With the stress of being constantly connected, whether we’re working, reading the news, or catching up with friends, more and more people are looking for a digital detox and scheduling a vacation has become vital to our well being. Only, vacations can’t give us the kind of rest and relaxation we need if we stay leashed to our phone. So, based on a global study that examined people’s use of technology while on vacation, Intel Security challenged me to do a digital detox and unplug to see if it can be done. Challenge accepted! Since I’m typically all over social media whenever I travel, eliminating screen time is definitely a stretch for me.
One of the things Intel Security discovered in their research was that more than half of participants (55%) who intended to unplug from digital devices on vacation were not successful in doing so (I’m guilty of this). Not only is unplugging beneficial to truly relaxing and being in-the-moment, but it can also reduce your security risk since cyber criminals scan social information and updates to monitor when you’re away and at your weakest point to defend against an attack.
So, whether you’re doing a digital detox at home or need that extra nudge to be fully in the moment during your well-earned vacation (as I do), here are my tips on how to prep for a digital detox and stay unplugged.
How To Prep For A Digital Detox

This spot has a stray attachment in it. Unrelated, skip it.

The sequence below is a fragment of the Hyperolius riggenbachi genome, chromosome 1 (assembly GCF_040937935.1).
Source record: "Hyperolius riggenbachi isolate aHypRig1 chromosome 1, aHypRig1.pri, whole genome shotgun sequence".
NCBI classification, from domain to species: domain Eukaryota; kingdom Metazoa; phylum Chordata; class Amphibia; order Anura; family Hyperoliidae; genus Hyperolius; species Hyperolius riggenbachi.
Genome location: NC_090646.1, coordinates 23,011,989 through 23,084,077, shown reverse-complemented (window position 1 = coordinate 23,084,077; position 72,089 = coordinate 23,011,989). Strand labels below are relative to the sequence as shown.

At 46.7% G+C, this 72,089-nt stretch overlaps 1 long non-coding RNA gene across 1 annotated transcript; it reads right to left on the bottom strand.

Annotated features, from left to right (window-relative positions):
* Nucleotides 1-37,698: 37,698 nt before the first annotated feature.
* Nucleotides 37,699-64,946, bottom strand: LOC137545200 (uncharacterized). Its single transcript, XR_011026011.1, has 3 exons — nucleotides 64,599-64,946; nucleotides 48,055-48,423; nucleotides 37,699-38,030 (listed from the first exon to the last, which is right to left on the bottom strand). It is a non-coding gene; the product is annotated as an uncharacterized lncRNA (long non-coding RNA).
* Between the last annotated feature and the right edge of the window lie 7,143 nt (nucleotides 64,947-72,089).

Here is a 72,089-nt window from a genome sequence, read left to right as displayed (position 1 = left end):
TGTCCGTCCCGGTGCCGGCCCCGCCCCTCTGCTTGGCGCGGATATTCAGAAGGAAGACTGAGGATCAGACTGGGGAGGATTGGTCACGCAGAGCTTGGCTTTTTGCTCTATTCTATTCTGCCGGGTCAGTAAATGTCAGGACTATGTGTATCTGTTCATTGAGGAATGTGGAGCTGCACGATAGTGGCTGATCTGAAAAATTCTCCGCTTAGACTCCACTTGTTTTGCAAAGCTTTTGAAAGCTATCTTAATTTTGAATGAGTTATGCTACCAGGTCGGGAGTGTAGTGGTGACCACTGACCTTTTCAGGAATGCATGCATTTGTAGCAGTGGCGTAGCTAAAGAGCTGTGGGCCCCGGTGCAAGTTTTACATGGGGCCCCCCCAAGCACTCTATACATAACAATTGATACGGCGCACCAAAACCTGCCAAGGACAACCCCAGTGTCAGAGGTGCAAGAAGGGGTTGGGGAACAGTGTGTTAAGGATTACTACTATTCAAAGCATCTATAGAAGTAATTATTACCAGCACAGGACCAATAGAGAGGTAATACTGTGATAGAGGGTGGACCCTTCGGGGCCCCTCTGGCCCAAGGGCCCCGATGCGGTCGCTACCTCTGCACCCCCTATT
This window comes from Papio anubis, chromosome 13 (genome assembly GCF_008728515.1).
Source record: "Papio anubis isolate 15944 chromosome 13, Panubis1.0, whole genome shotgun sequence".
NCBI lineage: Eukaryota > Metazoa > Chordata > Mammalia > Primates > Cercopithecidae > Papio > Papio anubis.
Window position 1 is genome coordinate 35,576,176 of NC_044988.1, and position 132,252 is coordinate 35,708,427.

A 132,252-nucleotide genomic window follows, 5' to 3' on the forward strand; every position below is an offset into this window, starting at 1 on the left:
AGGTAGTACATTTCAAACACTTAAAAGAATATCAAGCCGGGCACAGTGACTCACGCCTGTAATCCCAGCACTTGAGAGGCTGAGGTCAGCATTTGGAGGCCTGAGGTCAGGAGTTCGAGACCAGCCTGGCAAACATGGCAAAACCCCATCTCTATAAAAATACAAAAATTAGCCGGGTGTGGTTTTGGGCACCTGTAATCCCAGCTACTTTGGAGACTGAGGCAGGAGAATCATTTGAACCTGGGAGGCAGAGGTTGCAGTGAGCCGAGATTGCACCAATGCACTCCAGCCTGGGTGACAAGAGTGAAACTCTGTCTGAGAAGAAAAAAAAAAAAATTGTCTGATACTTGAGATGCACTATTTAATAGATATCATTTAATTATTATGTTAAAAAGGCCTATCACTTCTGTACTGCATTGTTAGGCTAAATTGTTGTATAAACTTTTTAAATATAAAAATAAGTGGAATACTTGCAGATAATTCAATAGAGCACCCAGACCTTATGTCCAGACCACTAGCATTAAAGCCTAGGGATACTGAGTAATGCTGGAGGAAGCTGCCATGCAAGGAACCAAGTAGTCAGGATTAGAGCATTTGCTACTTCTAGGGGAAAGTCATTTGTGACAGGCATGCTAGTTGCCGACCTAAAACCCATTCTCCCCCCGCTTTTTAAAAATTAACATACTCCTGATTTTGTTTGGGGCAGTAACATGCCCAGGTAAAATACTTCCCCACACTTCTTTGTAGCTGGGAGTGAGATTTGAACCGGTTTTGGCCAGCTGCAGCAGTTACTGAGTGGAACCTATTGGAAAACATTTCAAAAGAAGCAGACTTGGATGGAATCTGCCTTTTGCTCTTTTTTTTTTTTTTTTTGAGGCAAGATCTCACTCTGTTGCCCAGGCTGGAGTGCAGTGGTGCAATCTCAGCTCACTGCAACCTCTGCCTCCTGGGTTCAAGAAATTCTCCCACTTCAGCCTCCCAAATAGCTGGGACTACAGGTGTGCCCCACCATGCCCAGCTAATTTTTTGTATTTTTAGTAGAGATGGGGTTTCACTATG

— Set an auto reply on your email — and mean it!
When I get auto email replies from my friends that live in Europe, I know I won’t be hearing from them until the end of their vacation as they take their holiday time seriously. We Americans should too! So, set up that auto reply and stick to it. Don’t check your email. I know some phones won’t let you delete the email app, so hide it in an obscure folder if you think you’ll be tempted. When writing your auto reply, you don’t have to be specific about where you are or what you’re doing. It can even say, “We’re doing a digital detox this week. If you need me, call me. Otherwise I’ll respond on ____.”
— Post that you’ll be doing a digital detox to hold yourself accountable.
You’ll be more likely to stick to your digital detox plan if you know your friends and followers on social media will be watching to see if you stick to it. Just like with the email, for security and peace of mind there is no need to say where you’re going, especially if you’re just hiding out at home for a staycation. Just a simple post like, “We’re doing a digital detox for 2 days …” Use the hashtag #Unplugging and you might even inspire a few others to do the same.
— Delete your social media apps from your phone to reduce temptation.
Yes, that means physically removing Facebook, Twitter, Instagram, Snap Chat, and any other social app you compulsively use. Don’t cringe, you can easily add them back to your phone by syncing it to your computer when your digital detox is done. Like I mentioned above, some email apps are unable to be deleted from phones, so instead, hide the icon in an obscure folder so it’s not so noticeable.